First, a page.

Do you keep track of every penny you make when you do your budget? Of course not, there are some things you spend money on that don’t really impact your financial situation, for instance change for gumballs. Keeping track of your gumball spending probably isn’t worth the money you might save. The federal government feels the same way. For instance, any benefit you receive from your employer is considered to be income, right? What about the free coffee you get in the break room? Technically, this is a benefit and should be considered part of your annual income. But how do either you or the company keep track of how many cups of coffee you drink annually? More importantly, is the revenue generated by tracking your coffee benefit going to out-weigh the cost of keeping track of it. When you drink as much coffee as I do, the answer is maybe, but for most of us, probably not. So there are some items that, for the sake of administrative convenience, the IRS doesn’t require you to keep track of.
It’s this same concept that the standard deduction for individuals was developed. For many of us who don’t spend a lot on medical expenses or who don’t own a home or don’t drive, it isn’t worth the time and expense to try and keep track of what little we spend for tax purposes. And so, in order to allow taxpayers to include these small amounts against their income, the standard deduction was implemented.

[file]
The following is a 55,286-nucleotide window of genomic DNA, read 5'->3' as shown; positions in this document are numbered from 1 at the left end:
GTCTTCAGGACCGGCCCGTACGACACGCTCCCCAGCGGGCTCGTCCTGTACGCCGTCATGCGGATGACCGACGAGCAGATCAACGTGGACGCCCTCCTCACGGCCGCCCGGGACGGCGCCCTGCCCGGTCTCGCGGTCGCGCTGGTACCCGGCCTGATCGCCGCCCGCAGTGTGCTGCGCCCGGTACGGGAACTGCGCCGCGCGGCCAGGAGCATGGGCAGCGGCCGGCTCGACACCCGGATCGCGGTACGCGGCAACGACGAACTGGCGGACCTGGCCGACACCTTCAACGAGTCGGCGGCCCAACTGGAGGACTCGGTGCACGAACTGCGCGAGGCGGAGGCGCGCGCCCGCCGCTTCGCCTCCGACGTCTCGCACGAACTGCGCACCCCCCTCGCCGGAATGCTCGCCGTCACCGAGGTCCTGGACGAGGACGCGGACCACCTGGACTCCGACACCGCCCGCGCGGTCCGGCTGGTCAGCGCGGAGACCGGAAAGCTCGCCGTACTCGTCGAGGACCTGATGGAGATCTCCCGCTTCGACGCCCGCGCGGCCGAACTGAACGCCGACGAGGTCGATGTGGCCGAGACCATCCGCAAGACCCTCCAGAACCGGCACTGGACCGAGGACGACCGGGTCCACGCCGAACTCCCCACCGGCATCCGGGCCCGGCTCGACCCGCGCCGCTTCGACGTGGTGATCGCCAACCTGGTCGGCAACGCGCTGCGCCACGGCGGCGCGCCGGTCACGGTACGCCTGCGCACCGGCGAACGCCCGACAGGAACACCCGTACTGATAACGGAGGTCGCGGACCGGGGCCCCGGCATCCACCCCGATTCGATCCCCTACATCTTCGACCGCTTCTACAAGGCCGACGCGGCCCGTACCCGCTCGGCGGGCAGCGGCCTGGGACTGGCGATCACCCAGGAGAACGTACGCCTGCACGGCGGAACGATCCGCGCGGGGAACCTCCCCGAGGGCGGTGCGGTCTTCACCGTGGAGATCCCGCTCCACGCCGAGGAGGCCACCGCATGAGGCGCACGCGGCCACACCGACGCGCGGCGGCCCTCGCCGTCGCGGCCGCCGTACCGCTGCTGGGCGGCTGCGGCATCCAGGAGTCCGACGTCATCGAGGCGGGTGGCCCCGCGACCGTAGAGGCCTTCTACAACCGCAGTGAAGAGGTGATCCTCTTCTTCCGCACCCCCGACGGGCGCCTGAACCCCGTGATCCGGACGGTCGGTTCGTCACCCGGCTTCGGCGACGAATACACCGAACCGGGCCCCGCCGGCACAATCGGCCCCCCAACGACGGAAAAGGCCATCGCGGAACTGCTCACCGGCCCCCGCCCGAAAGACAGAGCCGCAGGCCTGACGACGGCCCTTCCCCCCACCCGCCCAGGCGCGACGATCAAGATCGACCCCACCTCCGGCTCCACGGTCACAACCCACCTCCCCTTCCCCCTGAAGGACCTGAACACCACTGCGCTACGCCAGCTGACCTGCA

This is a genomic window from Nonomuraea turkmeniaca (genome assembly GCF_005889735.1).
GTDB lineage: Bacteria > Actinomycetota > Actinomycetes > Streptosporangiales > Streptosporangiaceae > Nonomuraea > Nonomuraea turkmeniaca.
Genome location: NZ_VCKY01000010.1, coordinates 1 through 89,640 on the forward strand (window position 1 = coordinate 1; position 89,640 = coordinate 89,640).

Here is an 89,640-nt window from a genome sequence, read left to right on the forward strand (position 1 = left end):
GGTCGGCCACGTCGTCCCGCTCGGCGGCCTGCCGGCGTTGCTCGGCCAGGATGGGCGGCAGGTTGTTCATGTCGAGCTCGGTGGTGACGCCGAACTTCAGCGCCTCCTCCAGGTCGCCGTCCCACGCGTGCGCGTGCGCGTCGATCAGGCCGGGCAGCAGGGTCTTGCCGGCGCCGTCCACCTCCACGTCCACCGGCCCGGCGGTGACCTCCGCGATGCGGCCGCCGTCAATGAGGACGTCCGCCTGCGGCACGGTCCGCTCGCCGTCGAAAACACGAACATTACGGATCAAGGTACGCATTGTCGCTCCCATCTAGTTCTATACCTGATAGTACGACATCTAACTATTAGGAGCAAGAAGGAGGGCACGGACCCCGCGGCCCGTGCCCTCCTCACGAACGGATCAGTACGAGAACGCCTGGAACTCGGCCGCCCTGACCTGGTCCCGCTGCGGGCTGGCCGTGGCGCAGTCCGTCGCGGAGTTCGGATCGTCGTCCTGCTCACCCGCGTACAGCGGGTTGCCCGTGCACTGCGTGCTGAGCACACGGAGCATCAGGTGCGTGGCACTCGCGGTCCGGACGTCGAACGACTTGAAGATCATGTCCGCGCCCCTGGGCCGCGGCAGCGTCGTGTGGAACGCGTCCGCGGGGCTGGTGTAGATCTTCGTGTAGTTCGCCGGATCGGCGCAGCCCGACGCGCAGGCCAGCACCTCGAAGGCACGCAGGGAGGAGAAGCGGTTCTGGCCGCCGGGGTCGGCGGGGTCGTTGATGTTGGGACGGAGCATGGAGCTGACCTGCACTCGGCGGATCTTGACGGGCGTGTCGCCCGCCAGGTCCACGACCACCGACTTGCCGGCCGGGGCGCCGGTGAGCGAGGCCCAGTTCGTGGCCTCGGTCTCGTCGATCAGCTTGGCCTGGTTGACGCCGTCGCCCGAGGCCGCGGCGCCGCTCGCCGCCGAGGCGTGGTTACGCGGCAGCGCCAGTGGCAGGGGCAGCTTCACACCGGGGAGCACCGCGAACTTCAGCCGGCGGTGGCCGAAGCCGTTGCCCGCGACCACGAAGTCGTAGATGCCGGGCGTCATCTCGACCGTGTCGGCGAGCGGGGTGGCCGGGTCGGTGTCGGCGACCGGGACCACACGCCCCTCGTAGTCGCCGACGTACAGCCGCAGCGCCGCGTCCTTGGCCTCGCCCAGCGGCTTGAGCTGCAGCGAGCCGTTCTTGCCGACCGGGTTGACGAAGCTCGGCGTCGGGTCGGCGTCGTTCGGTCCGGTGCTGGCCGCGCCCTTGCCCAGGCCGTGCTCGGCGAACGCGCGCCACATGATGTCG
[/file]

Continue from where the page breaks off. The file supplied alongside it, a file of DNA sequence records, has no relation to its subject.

Arm’s-Length Transaction Concept
The federal government has no objection to its citizens trying to minimize the amount of tax due at the end of the year. What they object to is either breaking the law to avoid taxes or manipulating transactions in ways that fail to reflect the economic reality of the transaction. The arms-length transaction concept is based on the idea that transactions are completed in a way such that bargaining is done in good faith and for their individual benefit, not for the benefit of the whole group. Failure to abide by this concept can result in failing to gain any tax effect or not gaining the intended effect. An example might help clarify this.